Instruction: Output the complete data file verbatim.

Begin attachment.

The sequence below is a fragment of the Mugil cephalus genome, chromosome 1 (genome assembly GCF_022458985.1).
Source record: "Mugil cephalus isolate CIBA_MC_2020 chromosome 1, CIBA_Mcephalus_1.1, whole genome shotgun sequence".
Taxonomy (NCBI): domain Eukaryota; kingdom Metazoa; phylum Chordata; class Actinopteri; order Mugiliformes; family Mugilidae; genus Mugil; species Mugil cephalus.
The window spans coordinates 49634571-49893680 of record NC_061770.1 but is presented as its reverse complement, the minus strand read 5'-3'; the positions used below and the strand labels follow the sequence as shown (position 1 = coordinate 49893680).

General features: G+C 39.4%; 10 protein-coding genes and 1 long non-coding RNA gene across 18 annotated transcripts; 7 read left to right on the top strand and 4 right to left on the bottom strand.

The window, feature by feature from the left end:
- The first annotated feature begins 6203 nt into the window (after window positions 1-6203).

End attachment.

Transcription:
The sequence below is a fragment of the Mugil cephalus genome, chromosome 1 (genome assembly GCF_022458985.1).
Source record: "Mugil cephalus isolate CIBA_MC_2020 chromosome 1, CIBA_Mcephalus_1.1, whole genome shotgun sequence".
Taxonomy (NCBI): domain Eukaryota; kingdom Metazoa; phylum Chordata; class Actinopteri; order Mugiliformes; family Mugilidae; genus Mugil; species Mugil cephalus.
The window spans coordinates 49634571-49893680 of record NC_061770.1 but is presented as its reverse complement, the minus strand read 5'-3'; the positions used below and the strand labels follow the sequence as shown (position 1 = coordinate 49893680).

General features: G+C 39.4%; 10 protein-coding genes and 1 long non-coding RNA gene across 18 annotated transcripts; 7 read left to right on the top strand and 4 right to left on the bottom strand.

The window, feature by feature from the left end:
- The first annotated feature begins 6203 nt into the window (after window positions 1-6203).